Horace and Pete meanwhile, has none of this. Unlike Louie, which is often shot quite beautifully, with a wide palette of lighting, Horace and Pete is dark, sparse and deliberately shoddy. CK has spoken on his love for the rundown, rough feel of the sitcom The Honeymooners, where the basic plot points would be the only thing Jackie Gleeson would show up knowing in full; he would simply improvise his blocking and dialogue around the episode’s arc. This was initially CK’s intention for his HBO sitcom Lucky Louie. In any case, there are rarely more than two sets in any given episode of Horace and Pete, and a correspondingly small list of set-ups. The camera often remains static and, as was said before, is not shy on dwelling of moments of despair. In the second last episode, an old actor advises a young woman that love is rare, and the sooner that she accepts the fact that it might not happen to her, the better. When asked how to make peace with something like that, he responds that he finds himself incapable of it himself: “I walk around broken-hearted…and I get drunk and…I mean I, I hate being alone…um…some day it’ll kill me.” This elicits no verbal response from the other barflies, and there is almost ten seconds of silence. It’s bleak af, and I think takes the cringe humour pioneered in The Office to its logical conclusion, comic scenarios are reproduced without the crucial gloss of ‘joke,’ it’s all just pained expressions, eye avoidance and interminable silences. See also, when Horace meets his daughter’s boyfriend, Pete introducing Horace and Sylvia to his girlfriend, etc.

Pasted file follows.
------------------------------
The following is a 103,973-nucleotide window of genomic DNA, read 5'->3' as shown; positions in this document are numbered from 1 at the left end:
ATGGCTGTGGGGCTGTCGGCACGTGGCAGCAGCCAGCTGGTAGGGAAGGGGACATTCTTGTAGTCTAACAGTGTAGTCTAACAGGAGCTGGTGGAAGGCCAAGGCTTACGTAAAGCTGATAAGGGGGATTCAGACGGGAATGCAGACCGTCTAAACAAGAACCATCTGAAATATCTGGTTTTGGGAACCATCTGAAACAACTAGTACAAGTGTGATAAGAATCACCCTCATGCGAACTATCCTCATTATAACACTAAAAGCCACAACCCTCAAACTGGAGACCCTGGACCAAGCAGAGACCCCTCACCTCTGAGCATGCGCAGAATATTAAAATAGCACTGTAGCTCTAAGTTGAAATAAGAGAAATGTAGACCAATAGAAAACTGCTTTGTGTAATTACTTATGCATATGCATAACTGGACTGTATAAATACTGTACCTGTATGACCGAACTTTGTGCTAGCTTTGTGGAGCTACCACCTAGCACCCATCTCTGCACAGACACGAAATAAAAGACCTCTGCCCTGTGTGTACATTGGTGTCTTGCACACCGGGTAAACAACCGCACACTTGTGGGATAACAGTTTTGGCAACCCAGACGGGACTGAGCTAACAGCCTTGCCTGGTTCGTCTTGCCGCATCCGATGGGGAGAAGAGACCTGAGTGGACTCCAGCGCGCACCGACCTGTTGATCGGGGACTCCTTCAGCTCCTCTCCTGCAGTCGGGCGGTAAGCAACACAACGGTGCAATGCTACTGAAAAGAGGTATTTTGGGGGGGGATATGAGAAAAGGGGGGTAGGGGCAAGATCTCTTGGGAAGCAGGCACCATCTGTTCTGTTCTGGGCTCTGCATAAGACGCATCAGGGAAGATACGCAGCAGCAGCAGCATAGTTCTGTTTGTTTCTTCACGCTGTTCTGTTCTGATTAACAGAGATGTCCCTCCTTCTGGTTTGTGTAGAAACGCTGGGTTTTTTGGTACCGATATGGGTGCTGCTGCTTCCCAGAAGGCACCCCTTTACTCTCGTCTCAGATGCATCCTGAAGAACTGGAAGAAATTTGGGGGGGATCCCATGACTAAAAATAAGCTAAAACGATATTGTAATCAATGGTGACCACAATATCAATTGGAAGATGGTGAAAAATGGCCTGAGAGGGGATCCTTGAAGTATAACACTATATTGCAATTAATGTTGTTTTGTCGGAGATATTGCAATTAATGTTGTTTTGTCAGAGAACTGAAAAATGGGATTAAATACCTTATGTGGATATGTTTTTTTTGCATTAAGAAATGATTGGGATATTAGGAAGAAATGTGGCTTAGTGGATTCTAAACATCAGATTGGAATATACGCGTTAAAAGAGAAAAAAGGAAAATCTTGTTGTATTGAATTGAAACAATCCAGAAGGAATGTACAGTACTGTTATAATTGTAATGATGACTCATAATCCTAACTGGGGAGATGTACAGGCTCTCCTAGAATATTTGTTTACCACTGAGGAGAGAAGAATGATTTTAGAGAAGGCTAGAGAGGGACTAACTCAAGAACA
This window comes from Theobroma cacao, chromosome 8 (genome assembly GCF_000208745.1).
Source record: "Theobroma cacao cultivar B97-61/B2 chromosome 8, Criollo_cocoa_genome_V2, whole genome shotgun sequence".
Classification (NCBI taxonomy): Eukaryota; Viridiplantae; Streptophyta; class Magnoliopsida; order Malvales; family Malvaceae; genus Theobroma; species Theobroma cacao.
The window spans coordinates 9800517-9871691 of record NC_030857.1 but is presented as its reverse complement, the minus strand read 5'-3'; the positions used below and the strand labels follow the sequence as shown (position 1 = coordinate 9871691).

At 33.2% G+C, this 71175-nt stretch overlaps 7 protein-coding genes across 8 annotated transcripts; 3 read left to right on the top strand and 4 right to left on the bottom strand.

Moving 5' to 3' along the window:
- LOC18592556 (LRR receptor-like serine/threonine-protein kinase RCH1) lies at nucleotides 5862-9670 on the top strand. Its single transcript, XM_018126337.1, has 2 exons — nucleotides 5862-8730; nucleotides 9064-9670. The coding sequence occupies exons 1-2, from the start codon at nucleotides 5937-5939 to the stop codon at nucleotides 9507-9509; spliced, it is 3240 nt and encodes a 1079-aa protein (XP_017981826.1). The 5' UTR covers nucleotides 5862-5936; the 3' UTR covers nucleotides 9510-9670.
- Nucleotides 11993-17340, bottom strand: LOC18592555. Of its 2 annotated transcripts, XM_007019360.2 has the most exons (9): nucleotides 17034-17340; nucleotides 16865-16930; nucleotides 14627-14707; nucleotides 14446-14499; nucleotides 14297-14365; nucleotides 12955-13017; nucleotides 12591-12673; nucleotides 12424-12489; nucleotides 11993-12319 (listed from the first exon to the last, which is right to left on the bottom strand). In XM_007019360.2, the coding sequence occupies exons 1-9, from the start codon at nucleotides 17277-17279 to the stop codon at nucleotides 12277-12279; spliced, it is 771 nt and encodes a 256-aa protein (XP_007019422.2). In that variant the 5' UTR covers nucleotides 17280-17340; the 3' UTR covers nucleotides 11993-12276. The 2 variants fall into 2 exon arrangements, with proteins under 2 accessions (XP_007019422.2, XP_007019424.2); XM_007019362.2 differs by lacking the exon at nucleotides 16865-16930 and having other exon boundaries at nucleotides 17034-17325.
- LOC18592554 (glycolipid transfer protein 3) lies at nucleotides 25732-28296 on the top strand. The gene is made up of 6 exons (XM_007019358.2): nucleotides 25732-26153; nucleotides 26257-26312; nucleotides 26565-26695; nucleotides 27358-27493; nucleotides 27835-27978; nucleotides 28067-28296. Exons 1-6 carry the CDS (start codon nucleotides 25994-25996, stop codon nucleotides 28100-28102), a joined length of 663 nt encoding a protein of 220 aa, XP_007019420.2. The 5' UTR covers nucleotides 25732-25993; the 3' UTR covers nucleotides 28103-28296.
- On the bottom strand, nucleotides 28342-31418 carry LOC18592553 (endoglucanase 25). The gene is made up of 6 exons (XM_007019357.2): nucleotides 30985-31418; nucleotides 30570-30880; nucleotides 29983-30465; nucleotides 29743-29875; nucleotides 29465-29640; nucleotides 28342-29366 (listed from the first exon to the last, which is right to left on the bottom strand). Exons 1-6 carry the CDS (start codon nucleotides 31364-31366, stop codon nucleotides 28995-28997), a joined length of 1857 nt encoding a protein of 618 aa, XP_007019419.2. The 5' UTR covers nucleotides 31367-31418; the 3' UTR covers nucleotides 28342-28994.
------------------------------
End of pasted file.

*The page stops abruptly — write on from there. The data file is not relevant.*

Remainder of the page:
Pete, played by Steve Buscemi, is the series’ heart, and seems to be the only decent human being on the show. As the series charts his deterioration into psychosis, the loss of his relationships, reduced to seeking an imagined reconciliation with his abusive father while sweeping a dank bar he could never escape, the nihilism of Horace and Pete is far more overt. Pete is the only character who articulates an optimistic vision for the future, though it is optimism within the already stymied framework of Horace and Pete: “Part of living my life is waking up…going to work, taking care of myself, carrying on my relationships, sleeping, eating…it’s not a joyful life. You do it, because there’s always, some potential. Some days are ok, and even if they’re not, you know you could have an ok one. Or maybe even a great day.” What eventually happens to Pete demonstrates the futility of that hope, in Louie it’s an occasion of wonder to sit next to the Dadaist meaninglessness of everything else. In Horace and Pete it’s just a fiction that elongates Pete’s ordeal.